The Most Common Diet & Fat Loss Nutrition Myths Debunked
Trying to lose weight, but keep reading contrasting advice? In just one day on the internet, you might read that fruit is bad for you, but you should only eat fruit if you want to lose weight… Or that eggs give you high cholesterol, but eggs are the best source of protein and you should eat them everyday. There are hundreds if not thousands of nutrition myths floating around, which makes it hard to know just what to eat and what to avoid if you want to make healthy food decisions.
In this blog, Personal Trainer Josh Ginelly who is based at our Leeds City Centre North gym debunks some common diet myths to help make
“Over the years I’ve seen and heard some crazy stuff relating to what and how people should be eating if they want to achieve fat loss, I’ve even made a lot of mistakes myself. And whilst there may not be a blanket prescription for losing body fat or a one-solution-fits-all approach, it does help to be aware of the common pitfalls that so many of us fall victim to.”
The Most Common Fat Loss Myths I Get Asked About As A Personal Trainer
- Does cutting carbs help lose weight?
- Do fat burner supplements work to speed up weight loss?
- Can I eat as much fruit as I want?
- Does eating smaller meals more frequently speed up your metabolism?
Myth 1: Does Cutting Carbs Help Lose Weight?
Over the last decade, we’ve moved away from a fat-fearing society to one which points the finger at carbs as the cause for weight issues. Some of these claims are centred around the idea that carbs cause an insulin spike, and as insulin is the ‘fat storage hormone’, eating carbs causes the body to store fat. While this makes sense on paper, there have been studies comparing low carbohydrate diets vs diets where carbs are not restricted, and eating carbs haven’t been found to hinder weight loss goals.
In one 2015 study, participants were split into 2 groups (low fat and low carb) and were prescribed diets to keep them in a calorie deficit (when your energy output is higher than your energy input). After 8 weeks of the diet, both groups reported an equal drop in fat loss. What this study shows is that being in a calorie deficit is what results in fat loss.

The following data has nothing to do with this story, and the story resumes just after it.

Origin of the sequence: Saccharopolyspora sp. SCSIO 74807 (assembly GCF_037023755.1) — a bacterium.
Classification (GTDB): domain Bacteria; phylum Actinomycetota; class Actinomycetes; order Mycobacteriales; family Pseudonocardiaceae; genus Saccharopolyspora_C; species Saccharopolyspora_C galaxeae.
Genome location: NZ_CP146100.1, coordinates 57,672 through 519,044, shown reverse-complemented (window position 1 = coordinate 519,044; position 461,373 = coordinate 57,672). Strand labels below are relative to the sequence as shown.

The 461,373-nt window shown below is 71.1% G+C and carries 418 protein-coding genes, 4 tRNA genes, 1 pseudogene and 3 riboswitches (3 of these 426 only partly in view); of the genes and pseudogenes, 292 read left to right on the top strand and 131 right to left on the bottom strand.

So people who cut out carbs and lose weight do so, not because there is anything inherently bad about carbs, but simply because they are restricting themselves from consuming an entire food group. By eating less of a food group which they would have usually been eating, their chances of eating fewer calories naturally would be lower.
To wrap this myth up, it is calories not carbs that really matter when it comes to fat loss.
Choose a dietary strategy that allows you to achieve your goals and sustain it in the long run. Most people find allowing all food groups in moderation is the most sustainable approach to dieting.
You can learn more about calories and what they mean for weight loss here.
Myth 2: Do Fat Burner Supplements Work To Speed Up Weight Loss?
Before we drive into whether fat burners work or not, let’s look at what they claim to do. While the exact claims can vary between products, you’ll typically find they say they will:
- Suppress your appetite so you don’t eat as much
- Boost your metabolism
Fat burners are not magical supplements. While they can help to suppress appetite and give an energy boost, any supplement with a high amount of caffeine in can do the same. You can easily replicate the desired effects of fat burners in a more sustainable way by eating enough protein throughout the day, and drinking the occasional coffee.
Taking fat burners does not improve your relationship with food and relying on high amounts of caffeine can negatively impact sleep, which can actually slow down your weight loss. They’re also unregulated, and may have ineffective ingredients in there at best, and harmful ingredients in there at worst.
Rather than opting for fat burners, take a moderate calorie deficit if you want to achieve weight loss and be patient – fast weight loss is not better than slow weight loss! If you’re struggling to lose weight on a calorie deficit, it’s most likely that you’re underestimating the amount of food you are eating. Make sure you track everything you eat, from the milk in your tea to the butter on your toast, for a few days to make sure you are in a deficit. You can also increase the calories you burn each day by upping your NEAT, to help create a deficit.
Supplements should be the final consideration when your aim is to lose body fat, even more so if the foundations (total calorie intake) aren’t in place. After all, supplements are there to simply “supplement” a diet, and should not be relied upon as a major determinant in your fat loss journey. Fat burners in particular are typically an expensive way to get a caffeine boost, and can have the potential to cause harm.